Watching the Miss America pageant was a big deal when I was growing up. But hey, I'm talking the late '60's. We'd only had a color TV for a couple years, and that was just because my grandpa bought it so we could watch the Rose Bowl parade in color. My how things changed, I don't think I've even watched that parade in 10 years. It's just not a big deal anymore on my priority list.
Miss America didn't seem like such a big deal either after they took away Burt Parks, and then various winners or other contestants fell from grace, one after another. It was no longer the thing to do on the first or second Saturday night in September. Heck, as a kid, it was one of the first times my mom let me stay up that late to watch a show, even though it was on a weekend.
The pageant claims it wants to make a comeback. It's no longer held in September. Now it's in January. And organizers claim they're looking for more than glamour- they want someone who is intelligent, perky and can represent young women well where ever she goes.
They found what they were looking for in Katie Stam, a Seymour girl with deep roots in rural Jackson County and rural Indiana. She helped open the Indiana State Fair, but I had a chance to meet her, ever so briefly, a couple weeks before, at the Jackson County Fair.
It was her home fair, and her local dentist, Don Cummings, helped arrange things to get her home for a day. Don isn't just any ordinary dentist, he owns land and farms some on the side. And his parents aren't ordinary to me- his dad, Jim Cummings, was my high school ag teacher, one of the best of his generation. His mom, Lois, was a dedicated business teacher, one who believed in what she taught and still thought students should believe in it too.
So when Don sets out to accomplish a task, he usually succeeds. He began his mission when he heard Katie say on an interview soon after her crowning, "The biggest thing I'll miss is not going to my county fair." She showed dairy cattle there during her 4-H career. Her grandfather milked until health forced him to stop 10 years ago. And her mom, a Hackman, well known in the Brownstown area, has rural roots going way back. Her brother, Blake, is the ag teacher at Brownstown Central.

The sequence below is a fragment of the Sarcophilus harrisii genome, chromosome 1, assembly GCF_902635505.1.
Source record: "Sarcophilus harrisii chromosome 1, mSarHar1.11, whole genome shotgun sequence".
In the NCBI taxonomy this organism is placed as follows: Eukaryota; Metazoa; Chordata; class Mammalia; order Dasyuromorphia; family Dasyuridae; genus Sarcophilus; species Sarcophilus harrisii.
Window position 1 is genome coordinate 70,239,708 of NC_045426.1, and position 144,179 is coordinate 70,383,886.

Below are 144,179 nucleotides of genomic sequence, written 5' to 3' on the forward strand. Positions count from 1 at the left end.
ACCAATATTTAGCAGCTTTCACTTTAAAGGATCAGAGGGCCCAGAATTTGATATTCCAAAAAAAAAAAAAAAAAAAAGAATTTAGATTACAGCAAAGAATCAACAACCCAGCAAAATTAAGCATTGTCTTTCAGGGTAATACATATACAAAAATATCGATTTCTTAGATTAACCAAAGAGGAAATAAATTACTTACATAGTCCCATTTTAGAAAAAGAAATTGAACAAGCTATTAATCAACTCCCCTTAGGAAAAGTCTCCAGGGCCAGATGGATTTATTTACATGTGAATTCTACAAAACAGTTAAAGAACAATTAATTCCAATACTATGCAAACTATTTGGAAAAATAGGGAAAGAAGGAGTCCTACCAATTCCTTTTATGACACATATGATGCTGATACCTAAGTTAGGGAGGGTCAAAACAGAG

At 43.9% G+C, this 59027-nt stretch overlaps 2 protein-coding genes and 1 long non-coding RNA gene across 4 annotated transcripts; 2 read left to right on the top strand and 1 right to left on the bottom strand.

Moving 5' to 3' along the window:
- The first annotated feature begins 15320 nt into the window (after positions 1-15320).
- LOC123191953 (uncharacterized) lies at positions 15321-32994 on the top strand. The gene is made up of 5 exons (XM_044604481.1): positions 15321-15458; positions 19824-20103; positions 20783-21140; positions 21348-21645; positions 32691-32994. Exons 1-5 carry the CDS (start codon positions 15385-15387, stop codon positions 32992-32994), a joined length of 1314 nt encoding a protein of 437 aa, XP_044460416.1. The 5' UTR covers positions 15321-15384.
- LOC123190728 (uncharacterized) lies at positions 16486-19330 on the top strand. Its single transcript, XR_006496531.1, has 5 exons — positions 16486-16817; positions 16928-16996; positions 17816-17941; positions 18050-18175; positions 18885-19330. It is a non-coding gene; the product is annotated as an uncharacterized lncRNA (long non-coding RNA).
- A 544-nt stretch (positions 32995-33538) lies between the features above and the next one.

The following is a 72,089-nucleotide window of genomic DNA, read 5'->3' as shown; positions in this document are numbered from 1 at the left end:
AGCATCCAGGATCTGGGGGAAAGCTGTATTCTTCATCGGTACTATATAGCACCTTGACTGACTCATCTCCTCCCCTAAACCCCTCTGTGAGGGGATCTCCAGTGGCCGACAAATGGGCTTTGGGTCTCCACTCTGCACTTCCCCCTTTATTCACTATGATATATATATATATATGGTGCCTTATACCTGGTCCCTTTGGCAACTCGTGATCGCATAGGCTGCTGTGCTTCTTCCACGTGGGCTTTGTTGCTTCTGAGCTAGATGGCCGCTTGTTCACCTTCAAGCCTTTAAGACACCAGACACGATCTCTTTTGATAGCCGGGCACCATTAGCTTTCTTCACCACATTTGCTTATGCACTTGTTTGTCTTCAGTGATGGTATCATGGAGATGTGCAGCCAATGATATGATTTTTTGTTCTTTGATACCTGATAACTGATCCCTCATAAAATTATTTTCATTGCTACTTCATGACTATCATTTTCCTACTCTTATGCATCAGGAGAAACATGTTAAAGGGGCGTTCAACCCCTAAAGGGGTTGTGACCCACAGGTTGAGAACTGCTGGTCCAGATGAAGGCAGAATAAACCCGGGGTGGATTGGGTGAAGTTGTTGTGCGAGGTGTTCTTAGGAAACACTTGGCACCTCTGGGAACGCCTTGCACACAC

She arrived incognito Monday morning in Seymour. Cummings even cleaned her teeth. "Gee, when I go in, I get some assistant," her dad, Keith, quipped later in the day.
Katie talked to folks, held her Holstein heifer for a while, got her favorite ice cream at the Jackson County Farm Bureau booth, then signed autographs and visited with folks who waited up to two hours in line to see her. She's a natural, telling it like it is. You need go no further than talk to her parents to know why she is such a wholesome kid. "We raised her the same way we raised all four- one day at a time," Keith says.
Her mother, Tracy, possesses enough charm that it's no wonder Katie got a good dose of it. Even holding the heifer before Katie took the halter, Tracy exuded a mother's affection and a wholesome attitude at the same time.
I was so impressed that I decided to take a look at how you raise an All-American, Miss America kid from the parent's perspective. Watch for it in the September issue of Indiana Prairie Farmer.
Meanwhile, kudos to pageant officials. If they keep picking Miss America's like this one, maybe teenagers will once again look forward to watching the big pageant on a cold night in January, just like we used to anticipate it's arrival after a hard day's work on a Saturday in September.